Rosie Boycott

As the financial hub of the city crumbles, we have to find a way to build a food system that will make us all the more resilient to future shocks;

Oh, agreed, we do.

Now, what would be the most resilient system possible? That would be one where we get our food from a wide variety of places. One where we are not dependent upon the weather in a particular growing season, a particular location.

That is, we would move as far as we could to a global trading system to suppply our food. Not a system which relied upon what we can grow within 10, 50 or 100 miles of where we happen to be.

What is it that Rosie suggests? That we should move away from the global market and produce more of our food locally.


11 thoughts on “Rosie Boycott”

  1. She sounds like those far-right nuts who live in the Rockies with a year’s supply of food waiting for the glorious revolution.

    On a more serious point, though, there is some sense in people developing a sort of “backup plan” for the tough times: learning new job skills that are more marketable, etc. But the idea that we should return to our caves because the Dow has taken a beating is loopy. But then Rosie is not, to be blunt, the sharpest knife in the drawer.

  2. Some of the comments are pretty good. One guy noted that London needs to import loads of humans each day as well…

  3. What stops you from keeping chicken, quail or rabbit for meat(or eggs resp.), and place a few buckets for hydroponic tomatoes, peppers, chillies and some trays for hydroponic salads and other greens on the patio? You can grow carrots and strawberries in soil pots too, and potatoes in big bins. It’s a great hobby and not as work intensive as an allotment, most things you can set up to run automatically, and animals are always a pleasure to spend time with — quails are especially easy to keep and do not take up much space, but deliver lovely eggs.

    True it’s not so easy to garden in the winter and of course it’s not a complete solution, but it gets there part of the way and it’s also good for people to garden and spend time with animals, and most animals kept like that will have better lives than if they are raised on a commercial farm. Ecologically it’s also better since it’s easier to ferry fertiliser and feed that does not need refrigeration.

    So I’m not sure what your beef here with Rosie is — there would still be plenty of food on sale in the supermarket, but if people know how to competently grow a variety of veg, fruit and meat using modern technology in their backgarden or on their balcony, it can only improve on the current situation.

    Start here:

  4. Cinnamon,

    The only thing stopping people is personal choice. If we choose to keep quail then it involves a time commitment that tends to reduce the amount of time we have for other things.

    That’s fine if you want to do it, but if it becomes a necessity then it takes away either work-time or leisure time and therefore makes you poorer.

  5. My cats would love me to keep quail. 🙂

    Actually, not sure they’d make it past me, never mind the cats. Honey-roast quail, mmmm…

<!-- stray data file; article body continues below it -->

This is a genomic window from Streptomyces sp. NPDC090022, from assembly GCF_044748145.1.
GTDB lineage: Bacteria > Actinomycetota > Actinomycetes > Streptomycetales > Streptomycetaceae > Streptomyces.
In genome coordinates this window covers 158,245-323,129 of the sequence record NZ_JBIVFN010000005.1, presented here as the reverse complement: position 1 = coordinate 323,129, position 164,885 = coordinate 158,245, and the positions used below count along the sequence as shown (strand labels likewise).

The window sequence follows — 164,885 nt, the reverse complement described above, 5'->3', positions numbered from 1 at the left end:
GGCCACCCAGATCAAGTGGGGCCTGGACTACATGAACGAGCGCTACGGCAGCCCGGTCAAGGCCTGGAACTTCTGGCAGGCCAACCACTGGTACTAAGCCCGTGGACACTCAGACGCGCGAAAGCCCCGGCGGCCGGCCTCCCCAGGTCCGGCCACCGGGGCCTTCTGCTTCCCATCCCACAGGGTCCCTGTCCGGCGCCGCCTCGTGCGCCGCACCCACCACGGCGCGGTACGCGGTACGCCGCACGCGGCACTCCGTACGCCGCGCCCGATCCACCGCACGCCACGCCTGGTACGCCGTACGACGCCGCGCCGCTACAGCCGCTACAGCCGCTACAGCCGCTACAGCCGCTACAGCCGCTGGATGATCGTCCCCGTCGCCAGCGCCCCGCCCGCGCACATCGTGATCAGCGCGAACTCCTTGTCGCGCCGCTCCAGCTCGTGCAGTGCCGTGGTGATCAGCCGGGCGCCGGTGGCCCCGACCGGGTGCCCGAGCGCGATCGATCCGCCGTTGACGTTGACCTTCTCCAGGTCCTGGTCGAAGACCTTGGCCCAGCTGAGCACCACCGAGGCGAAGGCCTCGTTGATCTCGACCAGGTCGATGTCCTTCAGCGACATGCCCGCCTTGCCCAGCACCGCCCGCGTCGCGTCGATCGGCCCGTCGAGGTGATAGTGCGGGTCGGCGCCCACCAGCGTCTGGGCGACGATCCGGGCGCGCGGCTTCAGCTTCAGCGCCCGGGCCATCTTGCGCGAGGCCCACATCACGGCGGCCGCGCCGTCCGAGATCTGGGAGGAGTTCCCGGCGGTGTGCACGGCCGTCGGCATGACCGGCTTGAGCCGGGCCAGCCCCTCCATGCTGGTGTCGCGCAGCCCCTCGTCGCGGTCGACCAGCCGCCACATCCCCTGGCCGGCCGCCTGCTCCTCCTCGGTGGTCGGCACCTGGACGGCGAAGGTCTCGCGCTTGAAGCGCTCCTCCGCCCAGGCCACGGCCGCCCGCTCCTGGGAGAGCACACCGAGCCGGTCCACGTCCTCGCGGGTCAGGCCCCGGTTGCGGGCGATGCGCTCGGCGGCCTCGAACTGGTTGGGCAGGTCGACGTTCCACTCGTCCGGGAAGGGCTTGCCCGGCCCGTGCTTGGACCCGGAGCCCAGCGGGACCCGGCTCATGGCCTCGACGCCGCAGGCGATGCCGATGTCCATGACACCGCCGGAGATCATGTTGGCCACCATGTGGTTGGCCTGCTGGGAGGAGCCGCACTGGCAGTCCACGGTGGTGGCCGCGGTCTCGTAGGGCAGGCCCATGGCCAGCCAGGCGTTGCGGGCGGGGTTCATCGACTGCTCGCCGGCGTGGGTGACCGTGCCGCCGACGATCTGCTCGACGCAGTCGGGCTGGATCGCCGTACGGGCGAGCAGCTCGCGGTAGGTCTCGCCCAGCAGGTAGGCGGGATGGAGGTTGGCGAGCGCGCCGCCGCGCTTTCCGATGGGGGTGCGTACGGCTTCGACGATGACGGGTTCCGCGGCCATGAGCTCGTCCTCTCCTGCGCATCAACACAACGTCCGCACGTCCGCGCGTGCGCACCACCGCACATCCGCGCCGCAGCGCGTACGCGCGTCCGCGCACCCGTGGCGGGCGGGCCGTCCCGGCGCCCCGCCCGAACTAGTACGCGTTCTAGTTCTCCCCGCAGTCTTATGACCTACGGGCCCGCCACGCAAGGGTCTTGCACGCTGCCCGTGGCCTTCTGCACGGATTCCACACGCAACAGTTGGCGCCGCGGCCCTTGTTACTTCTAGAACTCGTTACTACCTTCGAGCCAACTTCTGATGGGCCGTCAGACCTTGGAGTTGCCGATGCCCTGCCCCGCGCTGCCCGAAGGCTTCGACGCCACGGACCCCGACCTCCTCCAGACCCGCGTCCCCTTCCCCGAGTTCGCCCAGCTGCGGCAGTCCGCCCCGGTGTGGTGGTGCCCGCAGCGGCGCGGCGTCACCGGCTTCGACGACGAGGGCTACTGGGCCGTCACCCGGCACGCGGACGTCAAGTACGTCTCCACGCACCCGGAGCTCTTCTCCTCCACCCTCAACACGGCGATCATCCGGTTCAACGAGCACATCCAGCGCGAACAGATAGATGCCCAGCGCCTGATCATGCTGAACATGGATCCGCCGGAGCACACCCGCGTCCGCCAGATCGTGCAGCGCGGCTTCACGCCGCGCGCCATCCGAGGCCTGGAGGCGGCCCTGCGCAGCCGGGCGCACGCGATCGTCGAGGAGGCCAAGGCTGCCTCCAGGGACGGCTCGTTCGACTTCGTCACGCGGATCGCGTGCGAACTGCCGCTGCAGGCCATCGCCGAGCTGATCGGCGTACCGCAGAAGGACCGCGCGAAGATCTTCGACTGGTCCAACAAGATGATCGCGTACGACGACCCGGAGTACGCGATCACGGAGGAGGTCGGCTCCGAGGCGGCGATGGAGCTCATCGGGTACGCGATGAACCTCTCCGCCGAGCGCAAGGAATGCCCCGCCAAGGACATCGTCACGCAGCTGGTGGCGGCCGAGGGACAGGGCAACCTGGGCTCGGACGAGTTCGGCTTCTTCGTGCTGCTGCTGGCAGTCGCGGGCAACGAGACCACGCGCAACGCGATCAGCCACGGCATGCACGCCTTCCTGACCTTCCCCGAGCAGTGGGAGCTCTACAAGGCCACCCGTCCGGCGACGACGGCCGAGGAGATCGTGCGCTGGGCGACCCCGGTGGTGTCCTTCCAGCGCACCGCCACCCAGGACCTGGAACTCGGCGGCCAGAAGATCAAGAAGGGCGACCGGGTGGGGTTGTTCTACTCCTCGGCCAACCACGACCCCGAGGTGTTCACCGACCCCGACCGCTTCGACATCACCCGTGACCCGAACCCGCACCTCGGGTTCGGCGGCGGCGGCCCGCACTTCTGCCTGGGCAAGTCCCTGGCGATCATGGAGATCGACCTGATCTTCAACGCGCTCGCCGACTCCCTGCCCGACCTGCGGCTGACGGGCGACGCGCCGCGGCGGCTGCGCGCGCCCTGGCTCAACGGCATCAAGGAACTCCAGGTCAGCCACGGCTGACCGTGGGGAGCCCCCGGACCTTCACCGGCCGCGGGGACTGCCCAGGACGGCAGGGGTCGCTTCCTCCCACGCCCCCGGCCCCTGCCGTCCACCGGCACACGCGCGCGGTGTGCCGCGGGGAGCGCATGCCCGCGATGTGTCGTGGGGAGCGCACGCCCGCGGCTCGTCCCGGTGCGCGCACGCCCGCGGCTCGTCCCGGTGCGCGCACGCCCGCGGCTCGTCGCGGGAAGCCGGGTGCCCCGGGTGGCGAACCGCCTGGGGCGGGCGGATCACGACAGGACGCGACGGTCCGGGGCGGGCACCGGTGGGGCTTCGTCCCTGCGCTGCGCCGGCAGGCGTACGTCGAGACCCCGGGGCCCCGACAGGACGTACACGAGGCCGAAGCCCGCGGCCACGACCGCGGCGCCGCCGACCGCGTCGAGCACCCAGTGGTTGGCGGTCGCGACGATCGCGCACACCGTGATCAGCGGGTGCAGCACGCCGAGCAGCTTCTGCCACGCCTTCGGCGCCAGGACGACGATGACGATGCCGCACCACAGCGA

If you have a garden, fresh fruit/herbs/salad leave are a good choice. And if you have room, fruit trees mostly look after themselves after the first couple of years.

  6. Mr. Portato, I hear you, but for a lot of people a time is about to come where time is plenty and resources are scarce. People are already hitting the credit cards and sticking to minimum payments, in order to pay for everyday life.

    Another thing I’d like to point out here is I find that people who start raising animals often start to get their life together in other ways because of the discipline this inspires and the planning skills it hones. Kids that farm for the family table learn responsibility early on — especially when pocket money is involved.

    @JuliaM: beware, hatching quails are the cutest thing on the planet…

    Growing plants and animals is quite the feel-good hobby, which is another reason why I think it’s good if people take it up 🙂

  7. As I pointed out on an earlier post, comparative advantage means I should refrain from growing food and farmers should refrain from software engineering.

    Besides, I live in a second floor apartment.

  8. Aww David, farming ist verboten for geeks, and coding a no-no for farmers? How very strict and orderly of you 😀

    Actually, think of mini farming like simple customisation with (say) VB script, or Grease Monkey by clued users.

    In the second floor of an apartment, you can easily keep bees, makes for a great show as well, see here:

    But only if you want to of course, just saying that it’s possible in principle if you were so inclined 🙂

  9. “for a lot of people a time is about to come where time is plenty and resources are scarce.”

    For values of “a lot” that encompass <5% of currently employed people (if unemployment goes over 10%, I’ll eat an entire fucking hatstand), perhaps.

  10. No doubt it is fun for certain people; perhaps there are hidden benefits. But this is no more an alternative way of feeding the population than two tin cans and a piece of string are an alternative to BT.

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